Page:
Don’t wait for hot flashes to start thinking about the health of your bones. Once you hit 30 years old, bone loss begins. And here’s a real hot flash: your risk of getting osteoporosis is greater than your combined risk of having a heart attack, getting breast cancer, and having a stroke.
I recently attended a fantastic lecture given by Mary O’Connor, M.D., Chair of the Department of Orthopedic Surgery at The Mayo Clinic in Florida. Not only was she a great speaker, she delivered a very important message—loud and clear: YOU CAN FIGHT OSTEOPOROSIS AND YOU, YOUR CHILDREN AND SIGNIFICANT OTHER SHOULD START FIGHTING IT TODAY.
The Scary Statistics
- Only 50% of women are able to regain their pre-fracture abilities after a hip fracture.
- Half of all women over 50 will develop osteoporosis.
- One in four men over 50 will develop osteoporosis.
- One in three men will not survive one year after a hip fracture
- Hip and spine fractures frequently lead to death.
- Bone loss does not only occur in men and women over 50. The University of Memphis men’s basketball team showed a 6.1% decrease in bone density during an intense training period. The loss of calcium in sweat impacts bone loss.
The Prescription is Simple
Get enough Calcium. Get as much as you can through your diet with calcium-rich foods like yogurt, sardines and spinach. Take a supplement to help you meet the recommended daily requirement. Note that growing children need the most calcium while their bones are growing.
Children: 4-8 yrs
Men & Women: 19-50 yrs
Men: 51-70 yrs
Children: 9-18 yrs
Women over 50 yrs
Men over 70 yrs
2000 mg Safe Upper Limit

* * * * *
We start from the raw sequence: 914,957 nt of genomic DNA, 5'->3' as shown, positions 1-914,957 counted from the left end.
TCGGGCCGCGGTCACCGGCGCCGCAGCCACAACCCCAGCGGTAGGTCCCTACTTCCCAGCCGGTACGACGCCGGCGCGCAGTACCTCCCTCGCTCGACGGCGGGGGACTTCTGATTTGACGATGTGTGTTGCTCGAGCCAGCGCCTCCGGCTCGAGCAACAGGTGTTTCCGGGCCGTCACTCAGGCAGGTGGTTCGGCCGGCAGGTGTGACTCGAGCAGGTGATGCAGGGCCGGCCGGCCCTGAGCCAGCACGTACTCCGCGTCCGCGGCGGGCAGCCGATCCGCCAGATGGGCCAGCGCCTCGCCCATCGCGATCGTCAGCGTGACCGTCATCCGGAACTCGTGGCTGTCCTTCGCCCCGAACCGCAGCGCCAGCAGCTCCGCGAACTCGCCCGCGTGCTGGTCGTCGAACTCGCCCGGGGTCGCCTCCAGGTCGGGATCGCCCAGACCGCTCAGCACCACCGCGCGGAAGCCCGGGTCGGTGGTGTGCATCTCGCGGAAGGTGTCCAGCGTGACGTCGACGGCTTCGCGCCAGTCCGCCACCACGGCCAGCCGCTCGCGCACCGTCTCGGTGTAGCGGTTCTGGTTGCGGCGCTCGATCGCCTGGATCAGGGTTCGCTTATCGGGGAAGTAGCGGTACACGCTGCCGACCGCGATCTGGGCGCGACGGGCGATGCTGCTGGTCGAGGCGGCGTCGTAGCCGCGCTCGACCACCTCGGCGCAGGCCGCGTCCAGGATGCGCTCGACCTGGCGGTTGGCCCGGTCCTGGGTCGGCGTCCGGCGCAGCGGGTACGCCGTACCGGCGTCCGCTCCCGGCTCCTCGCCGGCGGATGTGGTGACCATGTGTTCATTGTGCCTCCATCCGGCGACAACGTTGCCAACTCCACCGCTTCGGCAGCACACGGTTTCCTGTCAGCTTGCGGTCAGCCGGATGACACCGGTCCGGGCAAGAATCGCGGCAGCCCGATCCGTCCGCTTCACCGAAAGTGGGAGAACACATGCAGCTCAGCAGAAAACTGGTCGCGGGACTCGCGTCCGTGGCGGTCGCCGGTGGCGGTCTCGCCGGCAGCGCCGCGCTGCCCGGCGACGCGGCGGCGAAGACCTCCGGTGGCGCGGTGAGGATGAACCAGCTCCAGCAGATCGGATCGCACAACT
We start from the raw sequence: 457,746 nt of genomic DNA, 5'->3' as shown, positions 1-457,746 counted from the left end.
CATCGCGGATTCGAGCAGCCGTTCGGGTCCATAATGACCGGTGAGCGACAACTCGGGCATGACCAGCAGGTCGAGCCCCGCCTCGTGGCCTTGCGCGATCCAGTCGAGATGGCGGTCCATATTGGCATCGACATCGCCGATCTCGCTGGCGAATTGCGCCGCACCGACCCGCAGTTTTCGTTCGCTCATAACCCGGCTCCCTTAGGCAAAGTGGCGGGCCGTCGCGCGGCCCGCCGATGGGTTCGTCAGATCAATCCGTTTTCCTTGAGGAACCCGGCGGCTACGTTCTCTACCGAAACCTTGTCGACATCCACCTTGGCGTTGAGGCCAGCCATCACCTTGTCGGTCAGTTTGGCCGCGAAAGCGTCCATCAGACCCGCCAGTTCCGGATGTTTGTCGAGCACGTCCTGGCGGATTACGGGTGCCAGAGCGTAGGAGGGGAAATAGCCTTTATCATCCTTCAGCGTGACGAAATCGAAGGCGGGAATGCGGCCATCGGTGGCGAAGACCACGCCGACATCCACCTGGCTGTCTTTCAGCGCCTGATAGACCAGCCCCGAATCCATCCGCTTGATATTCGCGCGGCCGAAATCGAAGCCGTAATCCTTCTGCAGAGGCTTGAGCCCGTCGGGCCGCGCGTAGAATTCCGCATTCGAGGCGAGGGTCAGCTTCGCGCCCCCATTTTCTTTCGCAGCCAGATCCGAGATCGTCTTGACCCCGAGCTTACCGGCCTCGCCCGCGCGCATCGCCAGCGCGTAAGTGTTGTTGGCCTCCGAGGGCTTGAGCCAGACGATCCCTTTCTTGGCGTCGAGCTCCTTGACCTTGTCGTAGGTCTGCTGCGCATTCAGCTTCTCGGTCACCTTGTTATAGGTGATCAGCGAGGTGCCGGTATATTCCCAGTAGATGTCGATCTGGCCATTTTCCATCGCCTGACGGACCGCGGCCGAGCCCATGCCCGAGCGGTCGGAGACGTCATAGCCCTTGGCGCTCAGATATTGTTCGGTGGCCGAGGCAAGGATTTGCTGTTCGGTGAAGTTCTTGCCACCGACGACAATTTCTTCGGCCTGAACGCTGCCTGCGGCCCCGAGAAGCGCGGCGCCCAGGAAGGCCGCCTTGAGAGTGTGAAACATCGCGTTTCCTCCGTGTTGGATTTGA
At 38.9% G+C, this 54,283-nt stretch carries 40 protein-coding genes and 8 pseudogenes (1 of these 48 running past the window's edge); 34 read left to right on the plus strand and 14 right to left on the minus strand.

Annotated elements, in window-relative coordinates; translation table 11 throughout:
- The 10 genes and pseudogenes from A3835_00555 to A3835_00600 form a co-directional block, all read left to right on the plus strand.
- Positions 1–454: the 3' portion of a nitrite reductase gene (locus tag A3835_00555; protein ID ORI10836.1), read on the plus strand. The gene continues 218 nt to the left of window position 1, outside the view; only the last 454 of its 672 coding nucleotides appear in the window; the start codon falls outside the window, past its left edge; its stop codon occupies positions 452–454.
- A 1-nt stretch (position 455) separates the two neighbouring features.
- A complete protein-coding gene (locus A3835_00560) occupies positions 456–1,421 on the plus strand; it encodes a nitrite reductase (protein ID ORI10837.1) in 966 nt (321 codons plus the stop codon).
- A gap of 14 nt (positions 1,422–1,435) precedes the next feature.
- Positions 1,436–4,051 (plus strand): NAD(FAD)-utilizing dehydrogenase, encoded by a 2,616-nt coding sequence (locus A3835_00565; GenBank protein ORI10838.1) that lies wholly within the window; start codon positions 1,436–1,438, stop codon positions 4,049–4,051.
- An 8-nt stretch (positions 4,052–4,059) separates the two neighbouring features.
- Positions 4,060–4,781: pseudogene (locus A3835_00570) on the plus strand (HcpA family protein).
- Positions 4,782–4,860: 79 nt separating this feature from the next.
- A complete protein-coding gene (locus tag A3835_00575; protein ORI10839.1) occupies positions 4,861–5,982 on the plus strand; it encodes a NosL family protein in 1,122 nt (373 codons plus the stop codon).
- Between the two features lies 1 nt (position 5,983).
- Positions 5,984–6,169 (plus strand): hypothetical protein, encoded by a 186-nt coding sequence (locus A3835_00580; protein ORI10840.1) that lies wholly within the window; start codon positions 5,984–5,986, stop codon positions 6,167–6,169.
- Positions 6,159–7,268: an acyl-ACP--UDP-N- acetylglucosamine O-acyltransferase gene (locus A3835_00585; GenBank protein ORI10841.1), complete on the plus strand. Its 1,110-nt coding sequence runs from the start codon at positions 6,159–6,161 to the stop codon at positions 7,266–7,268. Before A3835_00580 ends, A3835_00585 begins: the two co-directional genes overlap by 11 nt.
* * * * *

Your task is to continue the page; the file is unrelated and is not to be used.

Take Vitamin D. If you didn’t read my article about Vitamin D, please take a look at it. The benefits of taking a Vitamin D supplement are enormous. According to Dr. O’Connor, EVERYONE should be taking this inexpensive and important supplement.
Perform Weight Bearing Exercises on a Consistent Basis. Lift weights, walk, run or play tennis. Do anything that “stresses” your bones in a good way. Regular weight bearing exercises cause your bones to adapt to the impact of the weight by building more cells which makes them stronger. Without the ability to “bear weight” astronauts come back from an extended flight into outer space with significant bone loss.
Fall Prevention. Making your home as safe as possible is especially important for older individuals. Keep floors clean and all rooms free of clutter, Install handrails in the bathroom where needed. Talk with family members to determine if your house is a “safe” place for you to live.
Along with regular strength training, you can also practice balance exercises which will help prevent a fall. Ask a personal trainer at your gym to teach you a few simple balance exercises and incorporate them into your weekly routine.
As Dr. O’Connor said, “No one EVER wants to rely on a walker to get around.” Be proactive when it comes to the health of your bones and hopefully you won’t have to deal with this devastating disease. If you’d like more information please check out this informative site.
Strong Body, Strong Bones,